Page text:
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Khyla Burrows - An Athlete’s Journey Into Medicine

An Athlete’s Journey Into Medicine

Her ski racing background drew Khyla Burrows to the real-time pressures of the OR.

minute read

Written by Greg Glasgow on March 11, 2021
What You Need To Know

This story is part of the University of Colorado School of Medicine’s Match Day coverage.

Khyla Burrows wants to pay it forward. Physicians helped the fourth-year medical student through her share of injuries when she was a young ski racer growing up in Winter Park, Colorado. She started ski racing at age 6 in the Winter Park Competition Center and raced all over the country to compete on a national level. She came to the University of Colorado School of Medicine to train to play the same role in the lives of others.

“The doctors that cared for me made such a positive impact on my life and my spirits, and I really wanted to be there for other people in their journey toward health, whether it was athletics or otherwise,” Burrows says.


Khyla Burrows

From Winter Park, Burrows went to the University of Colorado Boulder for her undergraduate degree in integrated physiology and to compete on CU’s Division I ski team. An internship in orthopedic surgery brought her medical career into sharper focus.

“I really liked health and science,” she recalls. “I wasn’t quite sure what I wanted my path to be, but by the time I reached my senior year I was very sure I wanted to go to medical school and pursue that degree.”

When it came time to apply for medical school, the Colorado native knew she wanted to stay within the University of Colorado system.

“I was really fortunate to go to CU Boulder and see how strong of an education you get at CU, and with the CU School of Medicine being right in Denver and knowing how well med students were treated there, how well patients were treated on the Anschutz Medical Campus — I had some family members who were patients there, and seeing it from the student side in undergrad and as a family member of patients, I knew that was definitely where I wanted to go,” she says. “It was one of the best days of my life when I was accepted there.”

Finding her path and pursuing her passion

Her interest in orthopedics faded as she began taking classes but Burrows soon found a new interest in OB-GYN, thanks in part to her role on a research team led by Terry Harper, MD, associate professor of clinical practice in the Division of Maternal-Fetal Medicine.

“We were counseling moms-to-be and figuring out how to better support women who are desiring pregnancy,” she says. “Especially in maternal-fetal medicine, it’s women with a lot of different health conditions and trying to set them up for success during pregnancy. We were looking at how we can change things at CU, standardize some counseling. We had some great data that resulted from it.”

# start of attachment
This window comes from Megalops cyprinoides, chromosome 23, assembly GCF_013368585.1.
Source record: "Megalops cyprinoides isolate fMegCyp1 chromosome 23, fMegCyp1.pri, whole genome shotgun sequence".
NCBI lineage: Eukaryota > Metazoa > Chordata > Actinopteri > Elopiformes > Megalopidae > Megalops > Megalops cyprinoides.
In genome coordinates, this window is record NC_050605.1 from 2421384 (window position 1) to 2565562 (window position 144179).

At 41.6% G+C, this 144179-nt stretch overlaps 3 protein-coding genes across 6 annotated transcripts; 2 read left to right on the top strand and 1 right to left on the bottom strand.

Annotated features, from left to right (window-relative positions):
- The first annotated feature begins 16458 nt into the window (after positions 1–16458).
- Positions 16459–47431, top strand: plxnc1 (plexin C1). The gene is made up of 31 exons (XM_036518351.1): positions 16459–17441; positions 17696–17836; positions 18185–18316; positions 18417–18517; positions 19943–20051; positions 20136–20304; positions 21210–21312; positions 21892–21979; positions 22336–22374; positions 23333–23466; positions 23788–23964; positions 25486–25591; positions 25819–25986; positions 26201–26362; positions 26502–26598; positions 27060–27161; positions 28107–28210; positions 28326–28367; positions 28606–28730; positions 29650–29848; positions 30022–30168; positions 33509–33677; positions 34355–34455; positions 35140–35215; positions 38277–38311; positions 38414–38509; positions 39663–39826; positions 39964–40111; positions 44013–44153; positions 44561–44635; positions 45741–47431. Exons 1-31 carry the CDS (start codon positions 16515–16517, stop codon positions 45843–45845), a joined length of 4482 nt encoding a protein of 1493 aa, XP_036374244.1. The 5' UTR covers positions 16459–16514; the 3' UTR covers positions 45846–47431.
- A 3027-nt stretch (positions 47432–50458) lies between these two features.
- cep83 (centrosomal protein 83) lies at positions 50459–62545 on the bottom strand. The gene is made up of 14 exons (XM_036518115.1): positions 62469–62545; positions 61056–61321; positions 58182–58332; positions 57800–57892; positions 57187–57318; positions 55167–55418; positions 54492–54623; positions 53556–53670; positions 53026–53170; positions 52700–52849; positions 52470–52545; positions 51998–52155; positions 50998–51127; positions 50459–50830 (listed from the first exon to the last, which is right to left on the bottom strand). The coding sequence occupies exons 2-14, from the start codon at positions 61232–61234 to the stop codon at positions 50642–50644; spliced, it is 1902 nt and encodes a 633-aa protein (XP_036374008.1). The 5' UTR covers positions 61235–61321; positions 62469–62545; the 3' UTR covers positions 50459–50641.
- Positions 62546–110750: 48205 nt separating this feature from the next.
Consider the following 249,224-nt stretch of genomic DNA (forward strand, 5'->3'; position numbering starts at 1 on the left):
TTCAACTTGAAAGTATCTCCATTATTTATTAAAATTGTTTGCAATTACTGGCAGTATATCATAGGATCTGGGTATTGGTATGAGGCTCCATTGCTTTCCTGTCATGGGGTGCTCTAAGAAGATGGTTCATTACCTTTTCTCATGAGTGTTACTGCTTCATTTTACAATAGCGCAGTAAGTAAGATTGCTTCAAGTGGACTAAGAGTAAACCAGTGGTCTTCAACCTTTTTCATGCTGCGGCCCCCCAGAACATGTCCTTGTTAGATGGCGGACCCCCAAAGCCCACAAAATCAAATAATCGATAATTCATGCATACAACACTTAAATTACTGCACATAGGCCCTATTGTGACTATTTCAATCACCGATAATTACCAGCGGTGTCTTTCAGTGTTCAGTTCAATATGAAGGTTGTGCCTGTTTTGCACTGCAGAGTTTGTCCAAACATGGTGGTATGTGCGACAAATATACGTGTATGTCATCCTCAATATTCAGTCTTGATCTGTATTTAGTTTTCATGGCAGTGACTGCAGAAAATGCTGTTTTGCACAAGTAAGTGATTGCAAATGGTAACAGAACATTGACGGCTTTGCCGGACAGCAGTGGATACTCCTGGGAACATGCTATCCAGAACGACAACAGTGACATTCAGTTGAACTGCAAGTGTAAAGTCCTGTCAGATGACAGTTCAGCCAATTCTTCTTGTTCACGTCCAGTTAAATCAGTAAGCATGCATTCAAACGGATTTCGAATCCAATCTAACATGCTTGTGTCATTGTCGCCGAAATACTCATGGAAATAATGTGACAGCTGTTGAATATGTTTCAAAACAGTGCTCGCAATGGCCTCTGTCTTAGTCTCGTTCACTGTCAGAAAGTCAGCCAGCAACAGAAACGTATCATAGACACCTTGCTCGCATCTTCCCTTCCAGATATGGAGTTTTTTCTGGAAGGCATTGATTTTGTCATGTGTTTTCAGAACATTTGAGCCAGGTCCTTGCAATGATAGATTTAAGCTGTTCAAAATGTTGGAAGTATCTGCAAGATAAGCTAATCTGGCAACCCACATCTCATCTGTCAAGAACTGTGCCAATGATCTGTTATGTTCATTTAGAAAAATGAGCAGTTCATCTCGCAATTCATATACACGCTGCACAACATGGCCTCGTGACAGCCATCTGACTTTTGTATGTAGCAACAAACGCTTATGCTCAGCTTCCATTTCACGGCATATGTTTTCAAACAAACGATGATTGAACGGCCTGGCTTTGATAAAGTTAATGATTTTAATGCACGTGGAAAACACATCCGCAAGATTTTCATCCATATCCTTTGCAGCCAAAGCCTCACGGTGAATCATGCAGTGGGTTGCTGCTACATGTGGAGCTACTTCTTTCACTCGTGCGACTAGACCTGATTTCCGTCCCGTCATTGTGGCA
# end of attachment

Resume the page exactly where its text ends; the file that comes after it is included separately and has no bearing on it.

Burrows says the study represented the kind of community-based work and relationship-building she hopes to continue performing during residency and throughout her medical career. She is now awaiting Match Day on March 19 to find out where she will do her residency in OB-GYN. The specialty allows Burrows to remain in the operating room, a place she feels particularly drawn to due to her athletic background.

“The first day I stepped into the OR I was like, ‘Yep, this is where I want to be; this is exactly what I want to do. It felt more similar to a sport than any other part of medicine,” she says. “I could visualize what I was going to do; I could practice what I was going to do; then when you’re in the OR, it’s like game time. Time to perform, time to work with your team.”

Supported by the school, inspired by classmates

As Match Day approaches, Burrows says she is in the same boat as her fellow students — filled with a mix of uncertainty and excitement, ready to end the long journey of medical school and take the next step toward a career as a physician.

“One of the best things about medical school is my classmates. My classmates are so amazing,” she says. “Every single person has such an interesting story and so much to offer. None of us are the same person, not even close. Equally important has been the support of the school. From day one, the Office of Student Life and the deans and the faculty — whatever it was I needed, whether tutoring, course advising or career counseling, I knew I could find someone and be plugged in to identifying and solving those problems. As a Class of 2021 co-president, I have a great working relationship with the deans and know how tirelessly they work to address student concerns or issues.”

Once she finishes her residency, Burrows, who is also a CoBank Rural Track scholar, hopes to practice OB/GYN in a rural mountain community in Colorado.

“At this point, I am still open to pursuing fellowship training and following in the footsteps of my mentor, Dr. Harper, who is a maternal-fetal medicine specialist,” she says. “Access to the outdoors and being able to partake in my favorite mountain activities is very important to me, and I plan on incorporating these activities into my life as a resident and beyond residency.”

Burrows matched with the Department of Obstetrics and Gynecology at the University of California Davis.

Topics: Education, Students